Monday, October 01, 2012

Spinal Fusion, A Week Later

Or, 'What they don't tell you until you get to the hospital!'

When you have neurosurgery, the doctors are very careful. Seriously careful, because they don't want to render you paralyzed from a misstep. So, there are things you don't consider until the neurosurgeon assisting your doctor comes in to see you and has some hardware.

For instance, the doctor assisting came in with some electrical leads he attached to both of my arms. Since I'd had the numbness and most of the issues one has with a herniation at C5-C6 deals with the arms, these leads would be electrified and checked throughout surgery, to make sure my nerves were conducting the way they should be. He told me I would have contacts screwed into my skull, too. So, here I am, a week later, with a bunch of sore spots on my arms and head. (about 6 on my head and four on my arm).

The ones on my arm have bruised, similar to what you see with an EMG or IV insertion.
Yes, I bruise easily, but these look like they'll be sticking around for a few more days. Don't plan any modeling shoots right after surgery, okay?

I am a low-key patient in the pre-op suite, my BP was sticking close to my baseline 110/64, even after they'd inserted the IVs, but they told me that because they had to move my esophagus out of the way for the surgery, the intubation would be kept in after I woke up in recovery. I was not thrilled with being awake for an extubation, but honestly, I drifted in and out and didn't remember the extubation. Thankfully. What I do remember, and I'm still queasy at this is that this was the first major surgery where I was asked to gargle with lodocaine. Nasty stuff. Really nasty stuff, and the bitter receptors on the back of my tongue will tell you that they did not like the stuff. No way, no how. The anesthesiologist kept talking about how I needed to do this to get the lollipop.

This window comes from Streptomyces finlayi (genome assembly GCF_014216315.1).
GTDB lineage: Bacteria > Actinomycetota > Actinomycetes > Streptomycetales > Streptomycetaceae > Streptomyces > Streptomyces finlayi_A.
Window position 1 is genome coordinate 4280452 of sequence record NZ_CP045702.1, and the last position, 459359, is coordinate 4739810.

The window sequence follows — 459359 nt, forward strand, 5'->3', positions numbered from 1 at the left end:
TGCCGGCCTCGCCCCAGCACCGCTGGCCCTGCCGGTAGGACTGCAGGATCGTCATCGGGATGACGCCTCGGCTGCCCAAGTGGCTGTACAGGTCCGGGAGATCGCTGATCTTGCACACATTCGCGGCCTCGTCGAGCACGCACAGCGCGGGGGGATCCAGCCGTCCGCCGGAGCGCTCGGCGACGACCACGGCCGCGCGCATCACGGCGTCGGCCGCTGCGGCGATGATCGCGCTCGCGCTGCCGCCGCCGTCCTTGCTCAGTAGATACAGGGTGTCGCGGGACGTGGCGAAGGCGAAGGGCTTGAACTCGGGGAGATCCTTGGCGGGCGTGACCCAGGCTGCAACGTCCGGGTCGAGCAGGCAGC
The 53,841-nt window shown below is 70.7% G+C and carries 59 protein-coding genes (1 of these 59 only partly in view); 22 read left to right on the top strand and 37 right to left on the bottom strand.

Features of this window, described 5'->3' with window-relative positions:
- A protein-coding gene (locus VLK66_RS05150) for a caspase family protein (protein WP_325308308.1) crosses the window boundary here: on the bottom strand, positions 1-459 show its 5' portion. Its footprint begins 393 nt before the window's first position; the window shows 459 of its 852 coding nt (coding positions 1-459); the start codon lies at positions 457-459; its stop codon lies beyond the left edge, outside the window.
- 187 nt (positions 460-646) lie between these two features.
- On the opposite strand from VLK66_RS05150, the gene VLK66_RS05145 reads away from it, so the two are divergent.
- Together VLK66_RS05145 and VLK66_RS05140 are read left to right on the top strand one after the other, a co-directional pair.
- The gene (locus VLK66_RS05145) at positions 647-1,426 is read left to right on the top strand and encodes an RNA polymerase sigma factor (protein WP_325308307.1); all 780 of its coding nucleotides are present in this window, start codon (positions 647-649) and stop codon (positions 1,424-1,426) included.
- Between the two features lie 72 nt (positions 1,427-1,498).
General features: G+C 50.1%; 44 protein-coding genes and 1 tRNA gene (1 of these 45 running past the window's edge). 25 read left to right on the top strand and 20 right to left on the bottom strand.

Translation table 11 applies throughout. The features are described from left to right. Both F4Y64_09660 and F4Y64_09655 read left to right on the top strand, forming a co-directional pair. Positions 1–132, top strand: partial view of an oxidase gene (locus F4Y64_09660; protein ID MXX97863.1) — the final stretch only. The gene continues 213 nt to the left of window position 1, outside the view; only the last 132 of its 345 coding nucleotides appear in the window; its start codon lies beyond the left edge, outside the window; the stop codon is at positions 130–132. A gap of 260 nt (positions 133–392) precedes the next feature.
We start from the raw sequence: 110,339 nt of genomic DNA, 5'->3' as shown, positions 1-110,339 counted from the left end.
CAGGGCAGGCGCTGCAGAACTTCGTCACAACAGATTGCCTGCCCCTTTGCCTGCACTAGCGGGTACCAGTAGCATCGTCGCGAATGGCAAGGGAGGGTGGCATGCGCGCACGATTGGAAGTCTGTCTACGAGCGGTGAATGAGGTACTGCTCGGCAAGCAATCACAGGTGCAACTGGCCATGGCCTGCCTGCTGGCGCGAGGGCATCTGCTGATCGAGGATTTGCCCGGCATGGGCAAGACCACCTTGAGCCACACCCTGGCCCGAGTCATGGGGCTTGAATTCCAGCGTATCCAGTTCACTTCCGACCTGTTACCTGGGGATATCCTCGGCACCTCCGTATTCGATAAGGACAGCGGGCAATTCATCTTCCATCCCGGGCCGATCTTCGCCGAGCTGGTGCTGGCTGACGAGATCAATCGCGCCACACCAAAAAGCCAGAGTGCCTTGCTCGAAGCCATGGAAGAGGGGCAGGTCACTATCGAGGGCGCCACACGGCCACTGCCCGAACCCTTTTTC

I'm not a kid, don't tell me I'm getting a lollipop. Especially when this 'lollipop' was really a gauze pad soaked with some topical anesthetic that I had to put in the back of my mouth so that they could intubate while I was awake.

Yeah, so if I need more neurosurgery, I'm going to insist they knock me out first. I do not want to deal with that stuff again. I'm gagging at the memory.

The other thing is that the neck brace can be adjusted on the patient, on the table. However, mine was set for someone who has a longer neck! I found the manufacturer's website and found out how to change it from this:
to this:
The brace is supposed to have my chin seated in it comfortably, which it wasn't before that.

And now, I need to walk away, because I'm still queasy!

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